Source: Timothy J. Minchin, Labor History, Latest Articles, Published online: 05 Dec 2016
From the abstract:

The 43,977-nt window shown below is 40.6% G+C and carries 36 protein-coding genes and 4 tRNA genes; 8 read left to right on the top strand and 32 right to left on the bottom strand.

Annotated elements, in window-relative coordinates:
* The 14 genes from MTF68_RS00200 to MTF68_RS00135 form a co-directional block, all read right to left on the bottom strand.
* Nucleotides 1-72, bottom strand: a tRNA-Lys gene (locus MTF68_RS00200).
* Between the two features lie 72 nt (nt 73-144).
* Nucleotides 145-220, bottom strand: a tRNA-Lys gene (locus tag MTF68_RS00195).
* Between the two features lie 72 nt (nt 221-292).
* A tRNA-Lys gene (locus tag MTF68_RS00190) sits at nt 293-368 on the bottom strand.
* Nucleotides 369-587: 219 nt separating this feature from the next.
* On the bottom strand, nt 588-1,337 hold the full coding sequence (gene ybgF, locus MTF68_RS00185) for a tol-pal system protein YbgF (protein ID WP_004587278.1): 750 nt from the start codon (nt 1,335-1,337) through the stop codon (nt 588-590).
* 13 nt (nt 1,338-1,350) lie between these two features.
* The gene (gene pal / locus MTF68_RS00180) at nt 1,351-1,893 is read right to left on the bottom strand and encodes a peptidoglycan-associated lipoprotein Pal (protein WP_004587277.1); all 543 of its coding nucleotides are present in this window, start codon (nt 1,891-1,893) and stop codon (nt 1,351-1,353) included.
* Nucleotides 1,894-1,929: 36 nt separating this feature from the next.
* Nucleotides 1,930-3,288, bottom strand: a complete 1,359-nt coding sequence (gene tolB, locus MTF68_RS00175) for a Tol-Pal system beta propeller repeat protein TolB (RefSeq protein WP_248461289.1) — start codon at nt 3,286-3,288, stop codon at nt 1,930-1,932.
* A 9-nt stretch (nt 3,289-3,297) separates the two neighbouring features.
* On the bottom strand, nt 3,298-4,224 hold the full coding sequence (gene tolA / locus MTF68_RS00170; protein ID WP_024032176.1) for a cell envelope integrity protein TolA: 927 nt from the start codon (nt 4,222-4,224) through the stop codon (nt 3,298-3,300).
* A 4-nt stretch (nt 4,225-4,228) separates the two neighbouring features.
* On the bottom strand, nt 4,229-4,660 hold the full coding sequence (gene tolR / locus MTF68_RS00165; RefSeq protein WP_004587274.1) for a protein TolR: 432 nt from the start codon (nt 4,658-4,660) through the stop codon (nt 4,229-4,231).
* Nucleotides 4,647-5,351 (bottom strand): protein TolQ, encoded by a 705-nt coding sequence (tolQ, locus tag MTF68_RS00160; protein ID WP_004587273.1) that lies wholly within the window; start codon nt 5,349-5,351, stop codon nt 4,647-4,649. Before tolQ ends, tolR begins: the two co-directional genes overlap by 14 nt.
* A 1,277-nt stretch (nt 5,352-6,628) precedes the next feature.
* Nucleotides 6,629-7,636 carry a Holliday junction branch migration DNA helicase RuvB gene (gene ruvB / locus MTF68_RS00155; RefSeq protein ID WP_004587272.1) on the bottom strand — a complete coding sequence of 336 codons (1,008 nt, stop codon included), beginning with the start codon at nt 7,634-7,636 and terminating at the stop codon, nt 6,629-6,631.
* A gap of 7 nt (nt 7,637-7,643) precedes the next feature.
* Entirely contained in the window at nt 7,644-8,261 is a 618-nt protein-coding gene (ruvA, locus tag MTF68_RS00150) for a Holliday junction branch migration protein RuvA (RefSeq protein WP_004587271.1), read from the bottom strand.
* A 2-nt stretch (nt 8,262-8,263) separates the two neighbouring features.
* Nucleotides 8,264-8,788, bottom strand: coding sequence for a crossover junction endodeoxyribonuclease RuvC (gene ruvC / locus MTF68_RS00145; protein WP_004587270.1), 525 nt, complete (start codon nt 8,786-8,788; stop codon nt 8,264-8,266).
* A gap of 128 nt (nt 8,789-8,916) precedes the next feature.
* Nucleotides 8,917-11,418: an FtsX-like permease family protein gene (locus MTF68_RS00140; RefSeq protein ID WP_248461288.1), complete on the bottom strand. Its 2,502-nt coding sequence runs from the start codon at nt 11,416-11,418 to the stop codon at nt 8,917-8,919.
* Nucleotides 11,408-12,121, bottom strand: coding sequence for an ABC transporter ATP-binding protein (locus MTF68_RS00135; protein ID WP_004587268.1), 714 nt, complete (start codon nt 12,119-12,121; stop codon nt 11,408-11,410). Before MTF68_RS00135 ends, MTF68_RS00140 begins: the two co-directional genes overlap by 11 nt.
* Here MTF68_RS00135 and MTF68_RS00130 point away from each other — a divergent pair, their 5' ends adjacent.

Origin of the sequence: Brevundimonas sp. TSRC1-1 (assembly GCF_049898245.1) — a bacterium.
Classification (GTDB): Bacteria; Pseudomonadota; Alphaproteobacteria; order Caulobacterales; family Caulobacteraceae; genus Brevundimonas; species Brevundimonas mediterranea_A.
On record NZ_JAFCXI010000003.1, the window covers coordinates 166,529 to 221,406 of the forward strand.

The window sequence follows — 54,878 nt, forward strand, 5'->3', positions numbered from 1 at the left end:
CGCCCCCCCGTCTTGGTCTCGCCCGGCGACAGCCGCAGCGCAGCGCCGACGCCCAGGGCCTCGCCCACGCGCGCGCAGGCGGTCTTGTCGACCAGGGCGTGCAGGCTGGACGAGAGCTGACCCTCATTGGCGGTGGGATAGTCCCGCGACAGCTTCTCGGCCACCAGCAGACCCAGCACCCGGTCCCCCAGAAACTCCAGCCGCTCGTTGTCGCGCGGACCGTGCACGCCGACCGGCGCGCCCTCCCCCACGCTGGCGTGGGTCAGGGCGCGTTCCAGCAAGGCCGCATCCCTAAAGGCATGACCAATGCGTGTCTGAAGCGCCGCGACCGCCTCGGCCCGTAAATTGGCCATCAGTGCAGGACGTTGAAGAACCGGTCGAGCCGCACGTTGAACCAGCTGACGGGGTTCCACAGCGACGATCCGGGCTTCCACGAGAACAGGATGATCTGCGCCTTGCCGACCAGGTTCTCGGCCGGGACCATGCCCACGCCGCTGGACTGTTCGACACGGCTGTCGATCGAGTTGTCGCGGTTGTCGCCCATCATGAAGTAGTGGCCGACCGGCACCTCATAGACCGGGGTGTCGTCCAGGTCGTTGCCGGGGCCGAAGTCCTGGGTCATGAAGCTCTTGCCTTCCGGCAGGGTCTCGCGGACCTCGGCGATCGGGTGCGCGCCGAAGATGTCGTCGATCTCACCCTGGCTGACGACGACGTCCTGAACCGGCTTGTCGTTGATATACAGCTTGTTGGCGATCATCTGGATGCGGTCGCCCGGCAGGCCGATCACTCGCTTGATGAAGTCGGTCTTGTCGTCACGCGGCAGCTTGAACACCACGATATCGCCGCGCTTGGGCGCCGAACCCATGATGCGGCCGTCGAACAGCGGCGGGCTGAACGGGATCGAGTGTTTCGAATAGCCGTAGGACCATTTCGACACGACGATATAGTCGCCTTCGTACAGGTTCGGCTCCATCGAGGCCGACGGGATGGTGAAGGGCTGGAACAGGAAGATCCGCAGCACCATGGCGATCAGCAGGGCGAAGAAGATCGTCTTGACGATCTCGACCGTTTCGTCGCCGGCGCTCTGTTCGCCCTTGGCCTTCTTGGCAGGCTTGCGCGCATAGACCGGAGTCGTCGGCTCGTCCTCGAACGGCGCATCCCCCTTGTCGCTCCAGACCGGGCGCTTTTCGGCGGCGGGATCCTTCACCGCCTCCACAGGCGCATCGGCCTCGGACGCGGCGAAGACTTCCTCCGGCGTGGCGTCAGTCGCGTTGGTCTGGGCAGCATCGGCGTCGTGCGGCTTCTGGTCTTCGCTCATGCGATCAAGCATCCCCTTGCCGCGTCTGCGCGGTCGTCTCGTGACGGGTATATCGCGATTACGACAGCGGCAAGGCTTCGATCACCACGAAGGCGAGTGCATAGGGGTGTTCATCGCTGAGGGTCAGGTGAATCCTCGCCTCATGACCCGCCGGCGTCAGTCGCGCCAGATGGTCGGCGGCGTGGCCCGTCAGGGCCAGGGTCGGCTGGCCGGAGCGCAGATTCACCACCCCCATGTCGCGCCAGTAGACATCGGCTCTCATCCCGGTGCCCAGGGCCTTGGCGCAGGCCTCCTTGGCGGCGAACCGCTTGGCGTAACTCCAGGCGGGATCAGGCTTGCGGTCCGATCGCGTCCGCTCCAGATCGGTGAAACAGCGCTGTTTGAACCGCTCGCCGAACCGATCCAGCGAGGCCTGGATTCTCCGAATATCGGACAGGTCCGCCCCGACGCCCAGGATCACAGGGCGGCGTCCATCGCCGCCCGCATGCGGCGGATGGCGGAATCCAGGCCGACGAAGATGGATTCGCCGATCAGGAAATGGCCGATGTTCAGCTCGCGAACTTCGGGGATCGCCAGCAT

In July 1989, workers at Nissan’s plant in Smyrna, Tennessee, voted 1622 to 711 against being represented by the United Automobile Workers of America (UAW). At the time, many reporters saw the well-publicized Nissan vote – dubbed a ‘showdown’ by the New York Times – as a defining moment in modern labor history. The election deserves further exploration, especially as it played a key role in establishing the non-union ‘transplant’ sector. UAW leaders blamed the Smyrna loss on Nissan’s anti-union tactics, while the company claimed that workers did not need a union because they were already well paid (although this was largely due to the UAW’s presence). This article is the first to provide a detailed analysis that draws on the union’s records of the campaign, as well as many other sources. While the factors cited publicly were important, the article demonstrates that there were additional reasons for the union’s defeat, including internal divisions, unanticipated staffing problems, and the logistical challenge of organizing such a big – and new – facility. Although Nissan workers had many grievances, the company also fostered loyalty by not laying off workers, and by expanding the plant. Finally, it secured a high level of community support, and drew off the conservative political climate of the era.